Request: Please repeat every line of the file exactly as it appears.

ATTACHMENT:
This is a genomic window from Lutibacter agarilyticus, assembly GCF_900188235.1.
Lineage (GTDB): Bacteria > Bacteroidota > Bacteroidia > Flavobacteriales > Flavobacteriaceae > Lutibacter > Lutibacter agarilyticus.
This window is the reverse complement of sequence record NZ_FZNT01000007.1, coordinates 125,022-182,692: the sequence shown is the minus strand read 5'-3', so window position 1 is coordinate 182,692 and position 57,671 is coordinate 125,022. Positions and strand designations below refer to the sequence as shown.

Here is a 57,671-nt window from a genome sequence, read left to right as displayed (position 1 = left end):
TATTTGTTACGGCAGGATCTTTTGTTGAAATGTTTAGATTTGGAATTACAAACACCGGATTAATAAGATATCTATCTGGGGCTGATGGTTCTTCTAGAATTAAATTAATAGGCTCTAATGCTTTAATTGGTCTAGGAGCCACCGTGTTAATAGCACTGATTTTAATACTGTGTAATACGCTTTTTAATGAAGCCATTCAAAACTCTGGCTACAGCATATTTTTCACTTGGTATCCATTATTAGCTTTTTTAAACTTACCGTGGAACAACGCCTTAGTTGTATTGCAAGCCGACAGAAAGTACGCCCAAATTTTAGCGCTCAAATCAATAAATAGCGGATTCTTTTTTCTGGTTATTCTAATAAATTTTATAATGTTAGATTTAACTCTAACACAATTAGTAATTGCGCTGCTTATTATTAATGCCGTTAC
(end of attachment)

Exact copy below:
This is a genomic window from Lutibacter agarilyticus, assembly GCF_900188235.1.
Lineage (GTDB): Bacteria > Bacteroidota > Bacteroidia > Flavobacteriales > Flavobacteriaceae > Lutibacter > Lutibacter agarilyticus.
This window is the reverse complement of sequence record NZ_FZNT01000007.1, coordinates 125,022-182,692: the sequence shown is the minus strand read 5'-3', so window position 1 is coordinate 182,692 and position 57,671 is coordinate 125,022. Positions and strand designations below refer to the sequence as shown.

Here is a 57,671-nt window from a genome sequence, read left to right as displayed (position 1 = left end):
TATTTGTTACGGCAGGATCTTTTGTTGAAATGTTTAGATTTGGAATTACAAACACCGGATTAATAAGATATCTATCTGGGGCTGATGGTTCTTCTAGAATTAAATTAATAGGCTCTAATGCTTTAATTGGTCTAGGAGCCACCGTGTTAATAGCACTGATTTTAATACTGTGTAATACGCTTTTTAATGAAGCCATTCAAAACTCTGGCTACAGCATATTTTTCACTTGGTATCCATTATTAGCTTTTTTAAACTTACCGTGGAACAACGCCTTAGTTGTATTGCAAGCCGACAGAAAGTACGCCCAAATTTTAGCGCTCAAATCAATAAATAGCGGATTCTTTTTTCTGGTTATTCTAATAAATTTTATAATGTTAGATTTAACTCTAACACAATTAGTAATTGCGCTGCTTATTATTAATGCCGTTAC